Labours wine boomerang
EUs strict wine labelling regulations also apply to non-EU
By Kurt Sansone
It appeared to be a trump card for Alfred Sants anti-membership
campaign, but the controversy raised over the wine labelling regulations
of the European Union will come back to haunt him if a prospective Labour
government decides to negotiate a free trade agreement with the EU.
The Malta Financial and Business Times can reveal that the EUs
strict wine labelling regulations apply to all the trading partners
with which the Union has an agreement.
The agreement on trade in wine signed between the European Union and
Australia in 1994 clearly stipulates that for Australian wines to be
exported to the EU they had to adhere to the strict labelling regulations.
Malta cannot expect to be treated differently whether in or out of the
EU. Wine labelling is essentially a consumer issue and at the centre
of EU trading policy.
Upon membership Maltese wine producers cannot label their wines as Maltese
quality wines unless the grapes used to produce the wine are wholly
grown and harvested in Malta.
The same would apply under a free trade agreement, laying to rest claims
by the Opposition that partnership is a more flexible solution than
Article 2 of the EU-Australia agreement states: " wine originating
in shall mean, when followed by the name of one of the Contracting
Parties, a wine made within the territory of that Contracting Party
from grapes which have been wholly harvested and produced in the territory
of that Contracting Party."
Currently the wine industry imports almost 70 per cent of its grapes
and wines produced in this way cannot carry the label wine originating
in Malta under EU regulations.
Aid to wine industry
On Sunday the Labour leader quoted from a letter that three of the largest
wine producers had sent to the relevant authorities in December last
year. Quoting from the letter, Dr Sant said that implementing EU regulations
would wipe out 99 per cent of the wine producing industry in Malta.
However, during the negotiations with the EU, government obtained a
special concession by which the amount of land used for growing vines
would be able to increase to 1000 hectares from the current 300 hectares.
This concession was obtained despite the EUs policy to limit the
increase in the amount of land dedicated to vine growing.
The negotiated position means that in a couple of years time wine
producers would have enough grapes harvested in Malta to be able to
produce Maltese quality wines that strictly adhere to EU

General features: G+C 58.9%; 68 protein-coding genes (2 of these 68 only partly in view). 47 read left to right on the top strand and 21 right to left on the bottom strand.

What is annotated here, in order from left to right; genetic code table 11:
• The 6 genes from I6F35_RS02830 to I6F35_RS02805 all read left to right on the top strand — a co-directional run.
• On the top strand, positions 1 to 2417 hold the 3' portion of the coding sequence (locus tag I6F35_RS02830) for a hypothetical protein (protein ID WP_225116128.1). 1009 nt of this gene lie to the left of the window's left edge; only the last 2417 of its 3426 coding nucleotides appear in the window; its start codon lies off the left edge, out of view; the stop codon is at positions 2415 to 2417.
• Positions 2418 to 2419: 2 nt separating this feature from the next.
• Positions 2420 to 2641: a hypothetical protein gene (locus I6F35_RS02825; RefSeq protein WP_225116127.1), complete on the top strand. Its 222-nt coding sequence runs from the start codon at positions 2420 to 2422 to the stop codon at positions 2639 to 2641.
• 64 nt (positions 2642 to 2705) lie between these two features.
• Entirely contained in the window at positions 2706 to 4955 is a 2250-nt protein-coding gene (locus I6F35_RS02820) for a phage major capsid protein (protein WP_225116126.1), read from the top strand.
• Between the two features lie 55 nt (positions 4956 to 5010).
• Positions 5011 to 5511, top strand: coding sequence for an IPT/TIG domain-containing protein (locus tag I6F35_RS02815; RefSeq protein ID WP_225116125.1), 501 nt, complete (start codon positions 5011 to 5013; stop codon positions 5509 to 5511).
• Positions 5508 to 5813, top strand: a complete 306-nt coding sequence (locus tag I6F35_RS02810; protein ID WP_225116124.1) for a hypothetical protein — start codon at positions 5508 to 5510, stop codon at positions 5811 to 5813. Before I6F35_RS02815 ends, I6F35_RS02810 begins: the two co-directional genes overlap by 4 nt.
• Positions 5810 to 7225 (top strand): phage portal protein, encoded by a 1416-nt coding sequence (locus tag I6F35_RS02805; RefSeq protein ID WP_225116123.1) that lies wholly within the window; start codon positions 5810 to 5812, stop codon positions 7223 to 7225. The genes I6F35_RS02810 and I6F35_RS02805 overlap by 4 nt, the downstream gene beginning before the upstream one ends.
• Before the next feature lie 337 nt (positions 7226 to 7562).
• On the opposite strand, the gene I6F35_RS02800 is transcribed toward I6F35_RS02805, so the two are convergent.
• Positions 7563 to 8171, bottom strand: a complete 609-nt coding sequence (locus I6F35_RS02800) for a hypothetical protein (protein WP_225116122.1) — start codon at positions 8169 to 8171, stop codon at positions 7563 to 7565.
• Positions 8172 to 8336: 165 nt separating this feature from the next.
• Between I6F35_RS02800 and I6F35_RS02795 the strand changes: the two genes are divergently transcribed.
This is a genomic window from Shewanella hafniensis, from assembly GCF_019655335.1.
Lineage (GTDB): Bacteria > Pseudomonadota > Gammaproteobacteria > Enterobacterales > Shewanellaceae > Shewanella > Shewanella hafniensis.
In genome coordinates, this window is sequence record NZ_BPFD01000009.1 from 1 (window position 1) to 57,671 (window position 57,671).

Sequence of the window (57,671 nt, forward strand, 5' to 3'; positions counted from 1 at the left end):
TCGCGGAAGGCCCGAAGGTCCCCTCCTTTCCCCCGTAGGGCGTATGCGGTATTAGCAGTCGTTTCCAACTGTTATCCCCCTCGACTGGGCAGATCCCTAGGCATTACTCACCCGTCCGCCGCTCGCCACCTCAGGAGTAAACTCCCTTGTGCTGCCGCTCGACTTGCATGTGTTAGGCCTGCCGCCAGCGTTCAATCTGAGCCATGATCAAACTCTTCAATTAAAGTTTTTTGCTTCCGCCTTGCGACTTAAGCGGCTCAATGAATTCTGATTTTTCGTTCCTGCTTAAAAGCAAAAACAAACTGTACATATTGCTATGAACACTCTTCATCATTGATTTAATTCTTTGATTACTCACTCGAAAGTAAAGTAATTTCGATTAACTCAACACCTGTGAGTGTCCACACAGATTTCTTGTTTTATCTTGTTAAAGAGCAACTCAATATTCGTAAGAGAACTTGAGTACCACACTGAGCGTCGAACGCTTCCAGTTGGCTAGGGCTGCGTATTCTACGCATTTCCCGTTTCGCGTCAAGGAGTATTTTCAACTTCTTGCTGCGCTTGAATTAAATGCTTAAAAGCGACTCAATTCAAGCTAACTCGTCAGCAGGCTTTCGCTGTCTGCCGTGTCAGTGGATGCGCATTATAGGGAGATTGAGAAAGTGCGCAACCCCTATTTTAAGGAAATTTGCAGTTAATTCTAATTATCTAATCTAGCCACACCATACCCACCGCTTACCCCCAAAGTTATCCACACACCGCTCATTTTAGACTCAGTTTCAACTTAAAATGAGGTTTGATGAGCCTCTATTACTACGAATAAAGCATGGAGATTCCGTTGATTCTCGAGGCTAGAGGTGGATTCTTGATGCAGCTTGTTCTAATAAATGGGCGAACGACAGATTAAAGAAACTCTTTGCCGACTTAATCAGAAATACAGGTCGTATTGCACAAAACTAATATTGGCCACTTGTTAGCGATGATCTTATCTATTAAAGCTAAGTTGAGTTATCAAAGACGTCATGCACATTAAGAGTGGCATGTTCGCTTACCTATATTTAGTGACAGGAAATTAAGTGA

Two of the producers mentioned by Dr Sant, namely Marsovin and Delicata
have been on record saying that they were ready to face up to the challenge.
Both have embarked on investment programmes earmarked to make them competitive
in the new trading environment.
Under the negotiated agreement government would be allocating Lm2.1
million to encourage farmers to plant quality vines. Producers would
also benefit from more than Lm1 million to be able to import grapes
for the production of table wine.
Already EU compliant
But for one Maltese producer the whole controversy is of no concern.
Roger Aquilina, oenologist at Meridiana Wine Estate told The Malta Financial
and Business Times that their wine conforms 100 per cent to EU regulations.
"We have always conformed to EU regulations and the current issue
does not concern us at all. We already export quality wines
to EU member states without any problems. The strong point of our product
is not just that it is a good wine, of which there are hundreds in Europe,
but that it is a good Maltese wine."
Mr Aquilina said that from a consumers perspective it is only
right to provide correct labelling. He then described the current situation
by drawing an analogy. "Imagine a Spanish producer exports potatoes
to Holland and says that they are a produce of Malta, knowing full well
that Maltese potatoes are highly prized in Holland. We have a similar
scenario where wines produced from imported grapes are being labelled
as Maltese wines."
Mr Aquilina continued: "I believe that from a farmers perspective
current practices contribute to the depreciation of the Maltese farmers
New Zealands wine fury
The EUs strict labelling regulations were at the heart of a heated
controversy between the European block and New Zealand last year.
New regulations that came in force in January this year were heavily
criticised by New Zealand wine producers because they were perceived
as restricting trade in the EU. The New Zealand producers even described
the new regulations as the "Brussels edict."
This goes to prove that non-membership of the EU still means that Malta
would have to take upon it a number of trade obligations that could
pose a challenge for Maltese manufacturers.
New Zealand can never be an EU member state but to continue enjoying
access to the EUs internal market wine producers from down under
have had to adhere to the strict labelling regulations.